Go international: Branding adaptations required when you cross the borders
Global branding refers to the management of brands in different regions of the world, aiming to improve their strength and visibility in the markets where they operate. This strategy can also be called global branding or international branding. Global branding entails planning how the brand wants to be recognized on a global scale, and how to position in each market to generate this perception. Through global marketing strategies, this idea can be transformed into an impact on consumer contact points. Branding is already a challenge in the local market. It is difficult to get your space in the minds of consumers in your own city or country, let your brand be recognized and remembered, imagine, and then do it in several different places, each place has its culture, Requirements, rules, and organizational logic. It was globalization that began in the 1980s that allowed brands to cross national borders. Until then, only giants could do this, but reduced transportation costs and a new way of communication, look at the Internet! improved integration between countries and made it easier for brands of all sizes to expand. Although globalization has affected local culture. There is no regulation of local customs, culture, and rules, so the brand is facing the challenge of entering different regional markets without ignoring its particularity. It is not enough to just transport your products to another country. It is necessary to create positive awareness of the brand and present its value proposition to the target market. Now let’s see few branding adaptations required when you go international.
Cultural differences affect brands: Cultural differences are indeed an important factor affecting the success or failure of a brand. As brands enter different cultures, they must be cautious about the standardization-personalization continuum. In this process, they should not only manage to retain their inherent brand identity, which is the real reason why they are accepted by the market, but they also adopt Element brands (images, advertisements, channels, and others) to attract local tastes and customer preferences.
Weaving brands in cultural fibers: The increasing popularity of the Internet provides brands with a very powerful tool to attract customers and bring brands closer to local culture, and provide them with a platform to interact with brands based on customer conditions. Creating online discussion groups and online brand communities is a solid step towards co-creating brand equity with customers. By integrating the essence of the brand into the social structure, brands can use cultural differences to their advantage.
Understand consumption patterns: Individualist and collectivist culture are often the two ends of a continuum. The culture of individualism helps customers make consumer decisions based on personal choices on a personal level. On the other hand, the collectivist culture supports customers in making consumption decisions at the group level (family, extended family, network of friends, and even the community). These differences are the key to many brand strategies when entering new markets.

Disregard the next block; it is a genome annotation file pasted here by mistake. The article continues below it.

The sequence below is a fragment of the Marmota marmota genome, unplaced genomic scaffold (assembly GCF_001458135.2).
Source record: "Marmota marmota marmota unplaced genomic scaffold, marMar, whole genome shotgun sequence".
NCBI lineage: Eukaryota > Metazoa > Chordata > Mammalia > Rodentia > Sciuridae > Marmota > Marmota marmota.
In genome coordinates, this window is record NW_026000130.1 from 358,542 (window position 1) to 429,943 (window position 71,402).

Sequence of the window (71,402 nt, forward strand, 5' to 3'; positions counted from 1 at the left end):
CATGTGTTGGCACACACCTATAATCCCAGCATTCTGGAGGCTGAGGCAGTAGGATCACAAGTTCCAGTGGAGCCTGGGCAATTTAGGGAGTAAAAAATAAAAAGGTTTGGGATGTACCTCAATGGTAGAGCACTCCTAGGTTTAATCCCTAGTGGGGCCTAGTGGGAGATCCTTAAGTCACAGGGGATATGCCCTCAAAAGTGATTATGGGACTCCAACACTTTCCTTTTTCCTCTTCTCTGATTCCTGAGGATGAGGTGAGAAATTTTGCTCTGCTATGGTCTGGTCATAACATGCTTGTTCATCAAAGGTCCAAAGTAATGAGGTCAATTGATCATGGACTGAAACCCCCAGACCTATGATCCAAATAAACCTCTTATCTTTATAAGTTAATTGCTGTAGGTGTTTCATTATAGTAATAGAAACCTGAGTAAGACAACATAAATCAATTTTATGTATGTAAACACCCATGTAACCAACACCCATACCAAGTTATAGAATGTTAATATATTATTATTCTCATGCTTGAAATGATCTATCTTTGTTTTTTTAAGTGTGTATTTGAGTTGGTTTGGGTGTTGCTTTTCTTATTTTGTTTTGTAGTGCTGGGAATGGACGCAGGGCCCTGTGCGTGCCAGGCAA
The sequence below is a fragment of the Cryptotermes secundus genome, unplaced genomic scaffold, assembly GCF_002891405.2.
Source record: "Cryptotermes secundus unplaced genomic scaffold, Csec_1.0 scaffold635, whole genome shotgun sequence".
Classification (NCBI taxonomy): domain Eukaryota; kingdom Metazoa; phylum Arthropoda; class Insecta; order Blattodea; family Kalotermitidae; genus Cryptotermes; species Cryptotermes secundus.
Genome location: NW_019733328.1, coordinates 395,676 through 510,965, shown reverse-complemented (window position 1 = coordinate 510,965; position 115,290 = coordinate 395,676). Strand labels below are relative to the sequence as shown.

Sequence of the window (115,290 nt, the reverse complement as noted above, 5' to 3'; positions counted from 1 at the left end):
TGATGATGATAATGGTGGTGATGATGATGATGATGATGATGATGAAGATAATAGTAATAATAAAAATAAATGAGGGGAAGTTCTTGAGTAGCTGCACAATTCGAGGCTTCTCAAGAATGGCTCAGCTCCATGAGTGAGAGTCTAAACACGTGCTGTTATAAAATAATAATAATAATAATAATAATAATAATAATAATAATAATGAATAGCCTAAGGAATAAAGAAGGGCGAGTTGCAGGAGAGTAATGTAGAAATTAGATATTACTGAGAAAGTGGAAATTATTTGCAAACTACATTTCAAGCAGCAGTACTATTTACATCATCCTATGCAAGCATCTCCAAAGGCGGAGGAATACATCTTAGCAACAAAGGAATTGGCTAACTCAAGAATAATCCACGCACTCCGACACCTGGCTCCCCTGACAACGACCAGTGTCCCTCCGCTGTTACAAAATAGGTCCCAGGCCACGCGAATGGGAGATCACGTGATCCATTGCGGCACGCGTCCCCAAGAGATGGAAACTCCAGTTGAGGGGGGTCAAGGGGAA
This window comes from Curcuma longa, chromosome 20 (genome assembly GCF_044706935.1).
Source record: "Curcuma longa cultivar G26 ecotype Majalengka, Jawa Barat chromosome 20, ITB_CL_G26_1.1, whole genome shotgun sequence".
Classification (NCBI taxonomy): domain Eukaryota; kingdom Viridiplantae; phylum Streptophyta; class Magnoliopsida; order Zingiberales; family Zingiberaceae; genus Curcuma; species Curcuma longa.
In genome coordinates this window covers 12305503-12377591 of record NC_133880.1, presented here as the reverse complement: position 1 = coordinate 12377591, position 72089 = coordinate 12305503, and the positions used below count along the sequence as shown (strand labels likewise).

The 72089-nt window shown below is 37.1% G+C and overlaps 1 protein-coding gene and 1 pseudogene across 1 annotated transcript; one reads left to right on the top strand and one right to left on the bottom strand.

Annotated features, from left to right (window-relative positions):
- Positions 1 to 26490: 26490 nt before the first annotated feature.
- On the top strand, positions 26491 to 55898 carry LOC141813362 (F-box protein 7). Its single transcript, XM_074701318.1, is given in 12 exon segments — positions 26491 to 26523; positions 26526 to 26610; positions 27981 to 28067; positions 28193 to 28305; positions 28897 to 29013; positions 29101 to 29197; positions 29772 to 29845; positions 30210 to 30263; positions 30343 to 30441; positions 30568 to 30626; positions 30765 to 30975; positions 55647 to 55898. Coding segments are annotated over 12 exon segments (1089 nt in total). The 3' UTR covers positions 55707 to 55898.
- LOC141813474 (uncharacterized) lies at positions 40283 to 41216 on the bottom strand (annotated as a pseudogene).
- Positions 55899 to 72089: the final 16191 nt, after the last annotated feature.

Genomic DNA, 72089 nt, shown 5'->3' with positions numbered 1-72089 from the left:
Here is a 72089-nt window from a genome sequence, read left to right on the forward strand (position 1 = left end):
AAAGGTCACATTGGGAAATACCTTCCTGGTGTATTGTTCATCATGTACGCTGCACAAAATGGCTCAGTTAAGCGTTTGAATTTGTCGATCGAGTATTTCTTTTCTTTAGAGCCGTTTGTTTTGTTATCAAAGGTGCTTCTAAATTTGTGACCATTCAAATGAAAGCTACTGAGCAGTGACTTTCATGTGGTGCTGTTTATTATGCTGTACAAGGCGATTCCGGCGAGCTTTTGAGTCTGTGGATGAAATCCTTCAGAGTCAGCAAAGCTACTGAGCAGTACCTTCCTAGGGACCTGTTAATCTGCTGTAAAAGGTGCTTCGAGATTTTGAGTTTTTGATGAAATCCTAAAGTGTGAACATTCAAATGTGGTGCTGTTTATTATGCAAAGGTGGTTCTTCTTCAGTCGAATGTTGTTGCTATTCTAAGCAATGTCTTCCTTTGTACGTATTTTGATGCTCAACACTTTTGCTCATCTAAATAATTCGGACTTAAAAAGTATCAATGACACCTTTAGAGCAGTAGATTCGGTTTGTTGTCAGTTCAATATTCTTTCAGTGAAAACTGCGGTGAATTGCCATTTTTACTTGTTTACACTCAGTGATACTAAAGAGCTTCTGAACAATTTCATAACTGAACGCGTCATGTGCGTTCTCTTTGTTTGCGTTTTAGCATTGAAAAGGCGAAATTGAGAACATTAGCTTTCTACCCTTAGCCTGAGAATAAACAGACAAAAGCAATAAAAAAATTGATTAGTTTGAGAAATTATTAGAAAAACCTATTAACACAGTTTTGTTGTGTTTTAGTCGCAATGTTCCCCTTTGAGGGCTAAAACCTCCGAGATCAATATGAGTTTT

Understanding different markets: One of the main resources for strategic planning is market research. In the case of global brand promotion, this research must be conducted in each location to determine its particularity and determine how to position the brand in different regions, each region has its own mode of operation. In the same field, the competition in South Africa is different from the competition in Italy.
Maintain a strong and consistent brand identity. In the search for consistency, it is important to strengthen your brand value, mission, and vision. These are the basic elements that support the brand identity, the pillars of the brand. The founding elements of the brand are not negotiable: they need to be very stable and strengthened in each local team so as not to be modified in different areas of action. In the US, India, or Spain, the brand must be the same, but having a consistent brand does not mean that the identity and marketing strategy cannot be changed according to the culture of each location. For example, if you try McDonald's burgers in other countries. You may feel different tastes, this is because certain ingredients such as veggies or sauces differ depending on the regional ingredients and local flavors.
Globalization and market consolidation offer brands many advantages in light of specific challenges, as well as untapped market potential, growing customer base, and outreach, and associated cultural differences and consumption patterns. Be culturally sensitive and adapt accordingly. Cultural differences can move from challenges to opportunities as brands learn from industry best practices and implement brand strategies to better reflect consumer preferences.